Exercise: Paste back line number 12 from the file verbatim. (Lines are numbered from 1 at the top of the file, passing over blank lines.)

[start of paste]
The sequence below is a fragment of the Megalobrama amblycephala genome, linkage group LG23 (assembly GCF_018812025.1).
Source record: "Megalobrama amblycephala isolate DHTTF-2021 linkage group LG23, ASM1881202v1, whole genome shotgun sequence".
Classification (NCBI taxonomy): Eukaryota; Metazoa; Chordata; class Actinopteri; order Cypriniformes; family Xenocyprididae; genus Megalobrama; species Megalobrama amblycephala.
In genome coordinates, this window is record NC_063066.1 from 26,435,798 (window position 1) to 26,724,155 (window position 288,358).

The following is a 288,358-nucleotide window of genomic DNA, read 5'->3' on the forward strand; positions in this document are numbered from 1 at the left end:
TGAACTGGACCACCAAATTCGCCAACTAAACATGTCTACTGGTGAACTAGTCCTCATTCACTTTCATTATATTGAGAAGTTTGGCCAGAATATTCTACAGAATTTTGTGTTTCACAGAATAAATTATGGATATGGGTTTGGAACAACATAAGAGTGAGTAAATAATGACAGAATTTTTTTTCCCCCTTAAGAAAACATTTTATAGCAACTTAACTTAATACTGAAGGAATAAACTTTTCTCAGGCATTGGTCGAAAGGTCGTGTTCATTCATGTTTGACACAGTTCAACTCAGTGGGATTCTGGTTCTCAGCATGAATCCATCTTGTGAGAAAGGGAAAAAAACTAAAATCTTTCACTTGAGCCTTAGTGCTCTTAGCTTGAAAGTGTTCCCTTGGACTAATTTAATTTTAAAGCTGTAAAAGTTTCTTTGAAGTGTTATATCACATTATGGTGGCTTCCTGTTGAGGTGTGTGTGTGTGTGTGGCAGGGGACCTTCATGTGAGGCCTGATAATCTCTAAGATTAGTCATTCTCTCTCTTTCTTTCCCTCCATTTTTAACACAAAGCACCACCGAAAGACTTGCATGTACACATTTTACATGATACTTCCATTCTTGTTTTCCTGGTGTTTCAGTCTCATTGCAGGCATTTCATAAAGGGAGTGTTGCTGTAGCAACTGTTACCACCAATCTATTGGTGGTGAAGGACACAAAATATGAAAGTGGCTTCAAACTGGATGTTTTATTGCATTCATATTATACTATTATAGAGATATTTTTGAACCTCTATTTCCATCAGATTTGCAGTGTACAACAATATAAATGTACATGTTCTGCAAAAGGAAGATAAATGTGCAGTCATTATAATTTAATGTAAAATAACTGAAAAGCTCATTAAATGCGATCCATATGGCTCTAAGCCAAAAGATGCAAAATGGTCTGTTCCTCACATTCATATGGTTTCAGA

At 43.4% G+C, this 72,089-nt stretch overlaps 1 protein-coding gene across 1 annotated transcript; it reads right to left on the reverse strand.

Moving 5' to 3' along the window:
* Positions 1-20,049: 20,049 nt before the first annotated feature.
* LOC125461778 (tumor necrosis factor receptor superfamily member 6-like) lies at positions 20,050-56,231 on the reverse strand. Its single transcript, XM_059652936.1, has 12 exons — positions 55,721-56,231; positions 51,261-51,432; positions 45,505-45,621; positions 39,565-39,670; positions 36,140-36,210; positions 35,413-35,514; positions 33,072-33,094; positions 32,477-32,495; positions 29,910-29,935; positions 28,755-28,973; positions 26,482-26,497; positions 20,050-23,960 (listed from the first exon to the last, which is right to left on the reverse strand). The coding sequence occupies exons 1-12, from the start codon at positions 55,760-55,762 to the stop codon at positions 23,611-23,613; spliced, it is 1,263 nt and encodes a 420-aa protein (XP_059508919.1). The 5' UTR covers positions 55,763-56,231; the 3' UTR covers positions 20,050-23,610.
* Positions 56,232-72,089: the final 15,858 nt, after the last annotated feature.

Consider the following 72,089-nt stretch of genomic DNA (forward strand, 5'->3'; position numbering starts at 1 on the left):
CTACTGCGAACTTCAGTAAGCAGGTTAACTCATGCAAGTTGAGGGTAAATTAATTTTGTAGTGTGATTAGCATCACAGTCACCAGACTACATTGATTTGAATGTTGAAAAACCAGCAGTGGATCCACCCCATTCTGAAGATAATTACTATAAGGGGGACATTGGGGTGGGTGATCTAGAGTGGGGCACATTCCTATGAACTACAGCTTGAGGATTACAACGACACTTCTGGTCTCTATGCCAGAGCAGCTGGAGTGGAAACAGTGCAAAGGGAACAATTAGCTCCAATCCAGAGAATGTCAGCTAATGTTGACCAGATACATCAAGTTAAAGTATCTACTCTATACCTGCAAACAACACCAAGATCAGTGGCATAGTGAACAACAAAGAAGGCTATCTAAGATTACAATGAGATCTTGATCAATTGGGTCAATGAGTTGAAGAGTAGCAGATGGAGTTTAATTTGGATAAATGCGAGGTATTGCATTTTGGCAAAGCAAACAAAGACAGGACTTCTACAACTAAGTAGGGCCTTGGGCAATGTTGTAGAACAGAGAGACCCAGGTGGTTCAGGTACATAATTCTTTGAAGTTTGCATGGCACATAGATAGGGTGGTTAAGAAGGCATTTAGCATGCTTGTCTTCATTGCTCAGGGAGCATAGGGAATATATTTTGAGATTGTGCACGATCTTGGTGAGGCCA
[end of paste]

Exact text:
Consider the following 72,089-nt stretch of genomic DNA (forward strand, 5'->3'; position numbering starts at 1 on the left):